New Delhi HL
Private hospitals may soon have to shared the data on the cesarean deliveries conducted by them in order to be empanelled under the Central Government Health Scheme (CGHS).
A senior CGHS official told that under a new process to be completed in a month, hospitals seeking to be empanelled by CGHS, which is under the ministry of health and family welfare, may have to publicly display the number of such deliveries.
A new agreement between the government and hospitals will also have a provision for punitive measures — including being dropped from the empanelled list — if the hospitals do not fall into line.
“Under the existing memorandum, we have asked all hospitals to voluntarily put out this information. However, when we launch the new empanelment process, it will be made mandatory,” the senior CGHS official said.
He said that with this move, the government wanted to raise awareness about cesarean deliveries and help would-be parents decide on their choice of hospital for a delivery.
A c-section, or cesarean section, is the delivery of a baby through a surgical incision in the mother’s abdomen and uterus.
“It’s a great step by the government and will help expose the unscrupulous use of this technique during child birth. Often, in hospitals, the relatives are told about fetal distress or maternal health risk to force them into giving consent for a c-section.
“It is true that such surgeries are way higher than expected and its a great step forward,” said Dr Y K Sandhya of Sahayog, a non-profit based in Uttar Pradesh that works on women’s health and rights as well as sexual health.
The World Health Organization (WHO) prescribes that such deliveries should be ideally 10-15 per cent of the total number of deliveries in a country.
However, 74.8 per cent of private sector deliveries are by c-section in urban Telangana, 58 per cent in Tamil Nadu, and 41 per cent in Kerala, according to a report by the Chennai-based ICMR School of Public Health.
In the US, such surgeries are 20 per cent of the total births while it is 16 per cent of births in Finland and 24 per cent in the United Kingdom.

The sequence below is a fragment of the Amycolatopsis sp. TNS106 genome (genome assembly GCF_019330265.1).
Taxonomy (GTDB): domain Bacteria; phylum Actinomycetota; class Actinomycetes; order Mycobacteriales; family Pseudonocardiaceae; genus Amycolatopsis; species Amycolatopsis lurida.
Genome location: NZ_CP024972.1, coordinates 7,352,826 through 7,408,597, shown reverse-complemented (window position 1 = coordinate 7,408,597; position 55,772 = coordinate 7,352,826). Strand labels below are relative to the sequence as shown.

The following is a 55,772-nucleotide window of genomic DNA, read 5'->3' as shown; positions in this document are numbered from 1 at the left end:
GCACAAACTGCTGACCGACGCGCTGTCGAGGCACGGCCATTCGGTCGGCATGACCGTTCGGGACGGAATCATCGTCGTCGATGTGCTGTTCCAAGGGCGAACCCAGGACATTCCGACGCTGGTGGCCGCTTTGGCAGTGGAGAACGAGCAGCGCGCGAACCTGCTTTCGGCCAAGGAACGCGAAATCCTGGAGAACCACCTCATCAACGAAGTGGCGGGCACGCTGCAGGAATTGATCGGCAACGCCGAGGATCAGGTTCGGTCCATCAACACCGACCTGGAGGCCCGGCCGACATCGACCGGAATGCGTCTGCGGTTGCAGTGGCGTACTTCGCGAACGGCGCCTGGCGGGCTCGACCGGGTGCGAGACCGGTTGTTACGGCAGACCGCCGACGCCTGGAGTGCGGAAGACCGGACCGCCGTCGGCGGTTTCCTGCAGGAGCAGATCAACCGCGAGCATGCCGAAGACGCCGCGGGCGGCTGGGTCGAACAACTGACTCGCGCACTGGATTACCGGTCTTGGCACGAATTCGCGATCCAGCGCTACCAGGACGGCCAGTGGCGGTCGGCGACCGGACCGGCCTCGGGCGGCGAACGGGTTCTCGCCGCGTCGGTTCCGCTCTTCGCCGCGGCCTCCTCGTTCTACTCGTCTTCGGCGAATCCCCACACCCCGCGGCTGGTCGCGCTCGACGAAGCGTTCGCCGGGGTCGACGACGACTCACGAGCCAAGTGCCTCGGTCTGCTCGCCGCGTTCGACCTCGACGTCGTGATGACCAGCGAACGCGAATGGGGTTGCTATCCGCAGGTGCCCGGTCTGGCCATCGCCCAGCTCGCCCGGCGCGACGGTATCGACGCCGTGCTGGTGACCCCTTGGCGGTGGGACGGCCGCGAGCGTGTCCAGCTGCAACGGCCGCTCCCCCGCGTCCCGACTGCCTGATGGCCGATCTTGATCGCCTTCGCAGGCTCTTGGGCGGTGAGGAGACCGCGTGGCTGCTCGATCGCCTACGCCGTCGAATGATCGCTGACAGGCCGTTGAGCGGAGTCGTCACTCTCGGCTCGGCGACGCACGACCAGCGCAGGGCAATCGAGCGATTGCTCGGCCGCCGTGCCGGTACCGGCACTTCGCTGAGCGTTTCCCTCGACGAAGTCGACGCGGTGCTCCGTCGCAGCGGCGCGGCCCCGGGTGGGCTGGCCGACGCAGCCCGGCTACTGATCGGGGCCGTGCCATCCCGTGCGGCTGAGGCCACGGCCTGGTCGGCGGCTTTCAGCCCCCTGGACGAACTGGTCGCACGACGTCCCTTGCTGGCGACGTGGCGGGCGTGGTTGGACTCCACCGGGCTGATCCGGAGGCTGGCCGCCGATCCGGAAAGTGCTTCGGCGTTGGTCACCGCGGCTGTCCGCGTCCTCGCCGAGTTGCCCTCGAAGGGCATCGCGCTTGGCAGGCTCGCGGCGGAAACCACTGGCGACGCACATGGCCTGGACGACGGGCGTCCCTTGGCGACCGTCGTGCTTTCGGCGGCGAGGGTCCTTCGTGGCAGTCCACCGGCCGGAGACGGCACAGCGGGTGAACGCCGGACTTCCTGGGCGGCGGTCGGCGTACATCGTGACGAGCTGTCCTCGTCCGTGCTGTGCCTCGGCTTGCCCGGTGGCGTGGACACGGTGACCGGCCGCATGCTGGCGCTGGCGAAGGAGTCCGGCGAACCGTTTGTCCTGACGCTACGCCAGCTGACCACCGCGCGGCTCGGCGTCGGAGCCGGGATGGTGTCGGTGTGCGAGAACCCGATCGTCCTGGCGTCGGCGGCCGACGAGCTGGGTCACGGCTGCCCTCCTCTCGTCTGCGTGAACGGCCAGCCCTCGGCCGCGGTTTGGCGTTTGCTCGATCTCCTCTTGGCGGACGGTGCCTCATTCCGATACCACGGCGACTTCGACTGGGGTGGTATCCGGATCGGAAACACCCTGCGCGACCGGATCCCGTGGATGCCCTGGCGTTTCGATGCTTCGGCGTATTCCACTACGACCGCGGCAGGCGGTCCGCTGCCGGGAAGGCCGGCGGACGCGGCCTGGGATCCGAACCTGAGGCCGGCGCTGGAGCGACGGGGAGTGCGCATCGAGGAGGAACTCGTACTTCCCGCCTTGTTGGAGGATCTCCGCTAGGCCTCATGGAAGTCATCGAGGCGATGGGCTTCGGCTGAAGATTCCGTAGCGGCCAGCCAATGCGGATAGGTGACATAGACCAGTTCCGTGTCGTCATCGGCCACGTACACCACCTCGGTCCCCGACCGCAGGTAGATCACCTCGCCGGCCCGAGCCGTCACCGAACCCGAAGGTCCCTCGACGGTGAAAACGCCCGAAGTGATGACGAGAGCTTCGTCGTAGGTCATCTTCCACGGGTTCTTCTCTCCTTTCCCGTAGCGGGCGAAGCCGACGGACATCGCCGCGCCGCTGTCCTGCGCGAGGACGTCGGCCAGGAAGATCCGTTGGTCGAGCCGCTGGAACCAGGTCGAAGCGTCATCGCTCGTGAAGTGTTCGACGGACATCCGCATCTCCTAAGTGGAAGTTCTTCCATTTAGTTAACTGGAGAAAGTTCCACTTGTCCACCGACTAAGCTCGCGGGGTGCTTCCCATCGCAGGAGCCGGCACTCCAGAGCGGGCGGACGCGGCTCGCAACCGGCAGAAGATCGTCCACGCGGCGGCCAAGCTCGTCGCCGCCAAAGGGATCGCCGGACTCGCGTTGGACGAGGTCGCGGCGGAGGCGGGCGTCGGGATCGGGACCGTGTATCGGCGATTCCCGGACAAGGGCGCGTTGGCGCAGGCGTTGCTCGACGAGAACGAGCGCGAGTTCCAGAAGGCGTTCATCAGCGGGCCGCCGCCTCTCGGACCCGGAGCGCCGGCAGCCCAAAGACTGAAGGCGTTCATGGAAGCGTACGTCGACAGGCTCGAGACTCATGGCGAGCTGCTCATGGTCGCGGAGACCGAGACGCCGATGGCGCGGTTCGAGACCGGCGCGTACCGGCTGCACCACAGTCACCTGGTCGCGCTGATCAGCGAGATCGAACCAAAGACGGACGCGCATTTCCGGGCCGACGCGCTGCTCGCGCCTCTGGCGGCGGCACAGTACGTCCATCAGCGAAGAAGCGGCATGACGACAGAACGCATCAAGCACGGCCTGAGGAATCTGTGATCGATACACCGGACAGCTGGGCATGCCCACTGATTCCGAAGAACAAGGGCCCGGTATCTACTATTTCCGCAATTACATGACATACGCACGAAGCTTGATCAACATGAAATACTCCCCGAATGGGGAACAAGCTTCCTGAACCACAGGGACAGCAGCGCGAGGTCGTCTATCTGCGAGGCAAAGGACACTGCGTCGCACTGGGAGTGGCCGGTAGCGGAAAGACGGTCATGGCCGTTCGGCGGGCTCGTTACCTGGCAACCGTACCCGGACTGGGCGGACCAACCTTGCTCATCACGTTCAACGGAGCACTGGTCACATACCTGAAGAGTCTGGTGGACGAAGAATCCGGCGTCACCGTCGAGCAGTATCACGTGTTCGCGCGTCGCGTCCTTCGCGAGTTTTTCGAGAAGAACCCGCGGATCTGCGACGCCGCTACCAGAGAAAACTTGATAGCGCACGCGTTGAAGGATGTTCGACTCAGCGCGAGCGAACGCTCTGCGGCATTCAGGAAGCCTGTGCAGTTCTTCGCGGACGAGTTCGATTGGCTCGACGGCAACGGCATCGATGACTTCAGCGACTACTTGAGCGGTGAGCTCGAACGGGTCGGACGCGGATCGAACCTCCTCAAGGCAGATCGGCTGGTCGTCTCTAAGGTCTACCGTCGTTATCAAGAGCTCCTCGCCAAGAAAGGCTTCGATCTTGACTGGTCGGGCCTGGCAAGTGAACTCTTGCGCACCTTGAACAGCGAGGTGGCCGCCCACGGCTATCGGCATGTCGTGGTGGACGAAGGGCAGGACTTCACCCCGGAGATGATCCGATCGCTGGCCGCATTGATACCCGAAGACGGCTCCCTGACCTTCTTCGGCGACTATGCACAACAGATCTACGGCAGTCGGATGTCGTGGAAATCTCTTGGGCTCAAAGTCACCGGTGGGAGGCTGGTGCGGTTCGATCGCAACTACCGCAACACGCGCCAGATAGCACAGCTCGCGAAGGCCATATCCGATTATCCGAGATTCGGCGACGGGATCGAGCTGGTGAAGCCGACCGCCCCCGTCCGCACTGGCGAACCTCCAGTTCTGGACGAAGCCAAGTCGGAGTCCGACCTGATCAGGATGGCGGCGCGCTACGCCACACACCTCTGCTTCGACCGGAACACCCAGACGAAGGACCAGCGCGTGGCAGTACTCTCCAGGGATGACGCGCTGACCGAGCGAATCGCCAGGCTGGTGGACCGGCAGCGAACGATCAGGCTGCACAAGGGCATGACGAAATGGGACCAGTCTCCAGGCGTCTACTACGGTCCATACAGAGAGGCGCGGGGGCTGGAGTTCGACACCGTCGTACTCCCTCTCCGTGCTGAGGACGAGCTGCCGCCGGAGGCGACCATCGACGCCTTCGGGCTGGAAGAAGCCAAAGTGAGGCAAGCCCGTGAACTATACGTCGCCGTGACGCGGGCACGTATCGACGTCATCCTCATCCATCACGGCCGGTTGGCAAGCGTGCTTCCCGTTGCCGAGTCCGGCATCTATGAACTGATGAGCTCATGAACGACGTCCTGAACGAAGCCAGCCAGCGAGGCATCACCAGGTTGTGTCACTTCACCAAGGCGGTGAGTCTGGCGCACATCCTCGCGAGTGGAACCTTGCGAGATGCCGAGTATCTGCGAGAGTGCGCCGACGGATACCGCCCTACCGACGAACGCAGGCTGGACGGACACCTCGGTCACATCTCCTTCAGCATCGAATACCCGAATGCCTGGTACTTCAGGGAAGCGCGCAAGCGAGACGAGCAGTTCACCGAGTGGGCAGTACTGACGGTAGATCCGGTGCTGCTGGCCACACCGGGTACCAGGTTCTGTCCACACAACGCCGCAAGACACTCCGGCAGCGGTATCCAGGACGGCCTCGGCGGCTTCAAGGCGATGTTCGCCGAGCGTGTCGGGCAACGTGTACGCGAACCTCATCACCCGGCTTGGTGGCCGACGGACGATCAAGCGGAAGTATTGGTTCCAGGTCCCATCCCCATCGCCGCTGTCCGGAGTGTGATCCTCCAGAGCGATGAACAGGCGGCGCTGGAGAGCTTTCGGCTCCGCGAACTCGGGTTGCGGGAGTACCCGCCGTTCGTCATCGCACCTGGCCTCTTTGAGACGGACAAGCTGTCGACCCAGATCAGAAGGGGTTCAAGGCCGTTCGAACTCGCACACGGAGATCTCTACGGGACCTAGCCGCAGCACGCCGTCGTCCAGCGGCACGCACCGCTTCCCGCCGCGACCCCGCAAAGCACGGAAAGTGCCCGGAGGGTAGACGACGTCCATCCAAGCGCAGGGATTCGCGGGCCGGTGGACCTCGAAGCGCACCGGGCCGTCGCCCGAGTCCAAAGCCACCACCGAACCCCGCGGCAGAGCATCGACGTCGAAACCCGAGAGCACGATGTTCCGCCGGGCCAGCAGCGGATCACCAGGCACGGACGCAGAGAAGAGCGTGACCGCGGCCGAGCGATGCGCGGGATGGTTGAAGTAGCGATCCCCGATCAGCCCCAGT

The move to include such a clause comes two months after Women and Child Development (WCD) Minister Maneka Gandhi raised the issue in a letter to the Health and Family Welfare Ministry.
In April, she sent another mail to the ministry, asking them to make it a mandatory provision for hospitals under CHGS.
The agreement for CGHS empanelment has to be renewed every two years by hospitals. Currently, there are 1,000 private hospitals and diagnostic centres which are empanelled under the CGHS across the country.
“The number of such surgeries has gone through the roof and in many states it is as high as 70 per cent. Why undergo such surgery unnecessarily when there a perfectly natural way to deliver babies,” Gandhi said.
In February this year, a petition was started on Change.org, an Internet advocacy platform, which appealed to both the ministries for more transparency in data regarding c-sections.
“Even though serious complications were not detected, I was cut open to deliver my baby. I wanted to have a natural birth but had to undergo a c-section as it was presented to be more ‘scientific, modern and risk-free’.
“I was misled, manipulated, confused and my choice was overridden,” the petitioner wrote, drawing Gandhi’s attention.
Studies show that c-sections have a higher risk of post- partum depression and lower breastfeeding rate in women and can lead to obesity and diabetes in children.
Private hospitals to shared data of caesarean deliveries
New Delhi HL